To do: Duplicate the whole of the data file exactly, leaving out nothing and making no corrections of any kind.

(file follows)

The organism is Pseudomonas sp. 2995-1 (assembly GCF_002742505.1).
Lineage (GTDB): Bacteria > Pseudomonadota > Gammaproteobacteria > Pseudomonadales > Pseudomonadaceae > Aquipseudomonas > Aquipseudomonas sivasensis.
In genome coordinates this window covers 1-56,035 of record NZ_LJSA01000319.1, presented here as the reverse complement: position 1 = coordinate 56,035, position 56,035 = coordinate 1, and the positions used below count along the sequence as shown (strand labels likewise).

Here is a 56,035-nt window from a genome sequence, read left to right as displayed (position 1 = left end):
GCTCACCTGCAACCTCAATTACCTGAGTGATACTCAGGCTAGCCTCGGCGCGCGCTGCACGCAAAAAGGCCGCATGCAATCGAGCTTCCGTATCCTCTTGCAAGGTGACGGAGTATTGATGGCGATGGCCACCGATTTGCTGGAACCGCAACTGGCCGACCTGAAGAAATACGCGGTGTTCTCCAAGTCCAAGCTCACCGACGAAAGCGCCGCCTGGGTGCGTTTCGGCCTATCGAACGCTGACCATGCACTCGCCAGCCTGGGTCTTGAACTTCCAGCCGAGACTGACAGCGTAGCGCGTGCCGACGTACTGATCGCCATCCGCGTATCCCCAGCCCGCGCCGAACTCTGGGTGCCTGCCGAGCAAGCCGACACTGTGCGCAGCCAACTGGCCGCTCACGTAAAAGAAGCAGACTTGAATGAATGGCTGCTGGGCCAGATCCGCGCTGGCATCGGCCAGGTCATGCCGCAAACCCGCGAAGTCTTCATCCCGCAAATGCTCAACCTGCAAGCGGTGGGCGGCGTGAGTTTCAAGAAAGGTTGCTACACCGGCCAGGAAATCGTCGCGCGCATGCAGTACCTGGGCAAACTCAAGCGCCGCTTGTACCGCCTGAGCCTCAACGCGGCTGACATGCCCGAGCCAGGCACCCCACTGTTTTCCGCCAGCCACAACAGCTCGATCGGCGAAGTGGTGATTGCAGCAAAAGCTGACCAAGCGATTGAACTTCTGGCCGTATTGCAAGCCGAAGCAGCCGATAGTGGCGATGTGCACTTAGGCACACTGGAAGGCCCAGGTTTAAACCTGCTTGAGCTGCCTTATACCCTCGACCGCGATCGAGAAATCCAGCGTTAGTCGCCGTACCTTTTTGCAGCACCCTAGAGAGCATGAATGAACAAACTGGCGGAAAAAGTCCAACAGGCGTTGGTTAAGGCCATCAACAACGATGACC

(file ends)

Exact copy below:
The organism is Pseudomonas sp. 2995-1 (assembly GCF_002742505.1).
Lineage (GTDB): Bacteria > Pseudomonadota > Gammaproteobacteria > Pseudomonadales > Pseudomonadaceae > Aquipseudomonas > Aquipseudomonas sivasensis.
In genome coordinates this window covers 1-56,035 of record NZ_LJSA01000319.1, presented here as the reverse complement: position 1 = coordinate 56,035, position 56,035 = coordinate 1, and the positions used below count along the sequence as shown (strand labels likewise).

Here is a 56,035-nt window from a genome sequence, read left to right as displayed (position 1 = left end):
GCTCACCTGCAACCTCAATTACCTGAGTGATACTCAGGCTAGCCTCGGCGCGCGCTGCACGCAAAAAGGCCGCATGCAATCGAGCTTCCGTATCCTCTTGCAAGGTGACGGAGTATTGATGGCGATGGCCACCGATTTGCTGGAACCGCAACTGGCCGACCTGAAGAAATACGCGGTGTTCTCCAAGTCCAAGCTCACCGACGAAAGCGCCGCCTGGGTGCGTTTCGGCCTATCGAACGCTGACCATGCACTCGCCAGCCTGGGTCTTGAACTTCCAGCCGAGACTGACAGCGTAGCGCGTGCCGACGTACTGATCGCCATCCGCGTATCCCCAGCCCGCGCCGAACTCTGGGTGCCTGCCGAGCAAGCCGACACTGTGCGCAGCCAACTGGCCGCTCACGTAAAAGAAGCAGACTTGAATGAATGGCTGCTGGGCCAGATCCGCGCTGGCATCGGCCAGGTCATGCCGCAAACCCGCGAAGTCTTCATCCCGCAAATGCTCAACCTGCAAGCGGTGGGCGGCGTGAGTTTCAAGAAAGGTTGCTACACCGGCCAGGAAATCGTCGCGCGCATGCAGTACCTGGGCAAACTCAAGCGCCGCTTGTACCGCCTGAGCCTCAACGCGGCTGACATGCCCGAGCCAGGCACCCCACTGTTTTCCGCCAGCCACAACAGCTCGATCGGCGAAGTGGTGATTGCAGCAAAAGCTGACCAAGCGATTGAACTTCTGGCCGTATTGCAAGCCGAAGCAGCCGATAGTGGCGATGTGCACTTAGGCACACTGGAAGGCCCAGGTTTAAACCTGCTTGAGCTGCCTTATACCCTCGACCGCGATCGAGAAATCCAGCGTTAGTCGCCGTACCTTTTTGCAGCACCCTAGAGAGCATGAATGAACAAACTGGCGGAAAAAGTCCAACAGGCGTTGGTTAAGGCCATCAACAACGATGACC